• Costume Implementation – On a conceptual and aesthetic level, I really like the costumes in Ape Escape 3. However, the way that they’ve been incorporated introduces a lot of issues and becomes major flaw for the game at large:
    • First-off, the energy/time limit sucks. You get 30 seconds per charge to use your costume, which immediately turns these things into anxiety-inducers. You can get up to 10 charges to ease the anxiety and extend this time limit, but I’m not convinced that this is entirely necessary because the game showers you with energy pickups whenever it expects you to use the costumes (think the useless oxygen upgrades in Dead Space: the game still has to be balanced for anyone not using the time limit upgrades, making them kind of pointless). The simple solution to all of this is that the game should just let you use your costumes at all times, buuuut…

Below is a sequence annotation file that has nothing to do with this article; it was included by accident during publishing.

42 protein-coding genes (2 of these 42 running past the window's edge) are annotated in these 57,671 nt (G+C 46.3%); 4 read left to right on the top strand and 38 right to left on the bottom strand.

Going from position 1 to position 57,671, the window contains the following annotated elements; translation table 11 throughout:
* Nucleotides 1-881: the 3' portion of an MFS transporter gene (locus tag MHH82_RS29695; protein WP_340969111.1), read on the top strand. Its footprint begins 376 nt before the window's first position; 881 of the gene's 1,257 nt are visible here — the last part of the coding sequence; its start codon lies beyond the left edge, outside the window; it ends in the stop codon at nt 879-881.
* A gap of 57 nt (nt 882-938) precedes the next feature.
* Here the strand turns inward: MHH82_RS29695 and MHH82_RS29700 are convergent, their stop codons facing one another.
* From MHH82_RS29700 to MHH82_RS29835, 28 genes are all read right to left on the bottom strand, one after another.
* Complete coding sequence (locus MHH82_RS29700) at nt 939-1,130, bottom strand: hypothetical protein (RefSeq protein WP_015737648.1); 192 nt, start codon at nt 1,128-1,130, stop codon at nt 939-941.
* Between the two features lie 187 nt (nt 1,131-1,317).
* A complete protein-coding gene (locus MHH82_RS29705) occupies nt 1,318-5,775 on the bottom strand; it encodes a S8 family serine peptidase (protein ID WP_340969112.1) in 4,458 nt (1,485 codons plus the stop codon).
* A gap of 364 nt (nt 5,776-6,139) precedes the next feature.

• The costumes are game-breakingly overpowered. All of them give you some sort of powerful, room-clearing attacking option, some sort of additional mobility option, and can capture apes at a distance and some even let you capture multiple apes at once. The cyber ace in particular can literally just fire off attacks and fly across an entire map in the process, making entire platforming sections trivial. Which leads to the further problem that…